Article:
1721 Tabriz earthquake

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1721 Tabriz earthquake
1721 Tabriz earthquake is located in Iran
1721 Tabriz earthquake
Local date April 26, 1721 (1721-04-26)
Magnitude7.7 Ms [1]
Epicenter38°00′N 46°18′E / 38.0°N 46.3°E / 38.0; 46.3Coordinates: 38°00′N 46°18′E / 38.0°N 46.3°E / 38.0; 46.3[1]
Areas affectedIran, Tabriz
Max. intensityVIII–X[2]
Casualties8,000–250,000

The 1721 Tabriz earthquake occurred on April 26, with an epicenter near the city of Tabriz, Iran. It leveled some three-quarters of the city,[3] including many prominent mosques and schools in the city, and resulted in the deaths of tens of thousands of people. The total number of casualties caused by the earthquake is between 8,000 and 250,000;[1][3] it was most likely approximately 80,000.[1][4] At the time that it occurred, the earthquake was popularly interpreted as an omen of misfortune, or a demonstration of godly wrath.[5] The destruction that the earthquake caused was a significant factor in the successful Ottoman takeover of Tabriz in 1722, as well as contributing to Tabriz's economic difficulties during that period.[6][7] It also caused the destruction of some of the city's significant historical monuments.[6] Accounts of the earthquake are often confused with descriptions of the 1727 Tabriz earthquake.[4]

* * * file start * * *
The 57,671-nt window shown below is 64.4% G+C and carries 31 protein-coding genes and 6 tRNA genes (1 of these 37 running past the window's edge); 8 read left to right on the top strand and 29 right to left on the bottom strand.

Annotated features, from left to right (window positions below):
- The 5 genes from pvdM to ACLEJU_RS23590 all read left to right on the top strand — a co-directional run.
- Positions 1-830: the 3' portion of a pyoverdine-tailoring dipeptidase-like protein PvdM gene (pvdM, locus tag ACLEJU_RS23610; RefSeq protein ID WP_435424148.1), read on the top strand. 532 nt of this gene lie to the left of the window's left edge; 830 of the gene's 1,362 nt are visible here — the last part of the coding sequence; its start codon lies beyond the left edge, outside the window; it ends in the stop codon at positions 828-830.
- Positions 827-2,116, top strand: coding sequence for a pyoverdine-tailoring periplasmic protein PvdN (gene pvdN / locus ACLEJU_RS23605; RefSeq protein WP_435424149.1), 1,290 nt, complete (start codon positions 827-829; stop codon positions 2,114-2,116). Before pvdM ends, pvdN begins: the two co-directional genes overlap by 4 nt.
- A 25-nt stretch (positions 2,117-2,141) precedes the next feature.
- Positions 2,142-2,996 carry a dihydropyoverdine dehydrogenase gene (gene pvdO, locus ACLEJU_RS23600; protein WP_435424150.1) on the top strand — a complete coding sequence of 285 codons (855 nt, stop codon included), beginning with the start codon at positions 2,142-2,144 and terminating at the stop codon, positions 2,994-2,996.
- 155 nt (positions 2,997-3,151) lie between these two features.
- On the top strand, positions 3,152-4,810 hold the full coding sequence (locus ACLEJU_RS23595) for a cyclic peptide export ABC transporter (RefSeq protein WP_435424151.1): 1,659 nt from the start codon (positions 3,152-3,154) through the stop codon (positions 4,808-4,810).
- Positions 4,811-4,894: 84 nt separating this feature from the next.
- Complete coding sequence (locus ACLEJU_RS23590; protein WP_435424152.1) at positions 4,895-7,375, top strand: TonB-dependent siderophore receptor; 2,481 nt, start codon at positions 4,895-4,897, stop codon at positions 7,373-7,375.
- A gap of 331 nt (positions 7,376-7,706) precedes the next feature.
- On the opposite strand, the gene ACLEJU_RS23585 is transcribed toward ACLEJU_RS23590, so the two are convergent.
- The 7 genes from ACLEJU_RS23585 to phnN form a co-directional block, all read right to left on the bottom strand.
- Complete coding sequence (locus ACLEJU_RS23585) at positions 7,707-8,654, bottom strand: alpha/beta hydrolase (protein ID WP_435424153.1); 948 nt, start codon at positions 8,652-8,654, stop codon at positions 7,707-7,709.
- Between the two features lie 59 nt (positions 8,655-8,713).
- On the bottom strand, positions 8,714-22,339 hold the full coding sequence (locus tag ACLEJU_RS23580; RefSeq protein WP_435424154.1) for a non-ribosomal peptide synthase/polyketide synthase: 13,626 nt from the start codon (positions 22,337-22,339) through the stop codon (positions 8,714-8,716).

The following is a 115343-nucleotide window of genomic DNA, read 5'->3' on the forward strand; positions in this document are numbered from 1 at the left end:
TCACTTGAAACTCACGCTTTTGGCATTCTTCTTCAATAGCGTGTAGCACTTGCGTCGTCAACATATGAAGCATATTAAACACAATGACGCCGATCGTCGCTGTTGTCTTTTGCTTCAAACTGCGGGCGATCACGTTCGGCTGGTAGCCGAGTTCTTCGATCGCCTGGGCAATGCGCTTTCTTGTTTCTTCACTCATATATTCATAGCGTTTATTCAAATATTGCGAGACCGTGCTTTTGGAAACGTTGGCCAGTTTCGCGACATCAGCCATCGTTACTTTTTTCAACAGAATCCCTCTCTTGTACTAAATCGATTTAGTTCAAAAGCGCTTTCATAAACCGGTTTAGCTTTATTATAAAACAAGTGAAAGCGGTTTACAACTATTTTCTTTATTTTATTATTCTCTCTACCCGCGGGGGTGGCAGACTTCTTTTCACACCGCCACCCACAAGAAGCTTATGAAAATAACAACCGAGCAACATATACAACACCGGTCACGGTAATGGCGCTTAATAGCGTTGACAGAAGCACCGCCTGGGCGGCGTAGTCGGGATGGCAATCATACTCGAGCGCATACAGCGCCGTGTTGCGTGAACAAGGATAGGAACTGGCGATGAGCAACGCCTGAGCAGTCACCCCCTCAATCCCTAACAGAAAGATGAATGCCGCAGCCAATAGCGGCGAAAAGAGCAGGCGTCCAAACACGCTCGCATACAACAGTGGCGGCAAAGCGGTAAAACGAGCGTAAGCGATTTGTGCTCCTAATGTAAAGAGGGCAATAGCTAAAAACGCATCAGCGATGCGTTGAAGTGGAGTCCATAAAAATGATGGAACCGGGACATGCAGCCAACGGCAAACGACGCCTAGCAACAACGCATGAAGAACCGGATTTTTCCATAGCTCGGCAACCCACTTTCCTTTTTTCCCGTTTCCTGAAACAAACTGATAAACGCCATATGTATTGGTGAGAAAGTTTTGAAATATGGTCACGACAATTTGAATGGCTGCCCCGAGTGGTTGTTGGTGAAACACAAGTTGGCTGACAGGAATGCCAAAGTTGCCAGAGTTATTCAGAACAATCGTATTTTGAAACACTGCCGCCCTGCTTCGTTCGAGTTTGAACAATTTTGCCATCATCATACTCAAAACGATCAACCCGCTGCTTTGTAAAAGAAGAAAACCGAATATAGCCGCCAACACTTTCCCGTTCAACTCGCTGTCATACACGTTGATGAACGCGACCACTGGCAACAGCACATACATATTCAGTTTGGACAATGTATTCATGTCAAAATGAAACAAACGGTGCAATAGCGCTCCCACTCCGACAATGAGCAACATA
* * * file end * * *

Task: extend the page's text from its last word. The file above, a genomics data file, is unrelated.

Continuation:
See also[edit]

References[edit]

  1. ^ a b c d NGDC. "Comments for the Significant Earthquake". Retrieved 7 October 2012.
  2. ^ Hoseinpur, Maral; Zare, Dr Mehdi (2009). "Seismic Hazard Assessment of Tabriz, a City in the Northwest of Iran" (PDF). Journal of the Earth. Islamic Azad University, Northern Tehran branch. 4 (2): 26.
  3. ^ a b Matthee 2012, p. 223.
  4. ^ a b Gates, Alexander E.; Ritchie, David (2009). Encyclopedia of Earthquakes and Volcanoes. Infobase Publishing. p. 293. ISBN 0816072701.
  5. ^ Conder, Josiah (1830). Persia and China, Volume 12. J. Duncan. p. 193.
  6. ^ a b Werner, Christoph (2000). An Iranian Town in Transition: A Social and Economic History of the Elites of Tabriz, 1747–1848. Otto Harrassowitz Verlag. pp. 78–79. ISBN 3447043091.
  7. ^ Baker, Patricia L.; Smith, Hilary (2009). Iran. Bradt Travel Guides. p. 143. ISBN 1841622893.

Sources[edit]

  • Matthee, Rudi (2012). Persia in Crisis: Safavid Decline and the Fall of Isfahan. I.B.Tauris. ISBN 978-1845117450.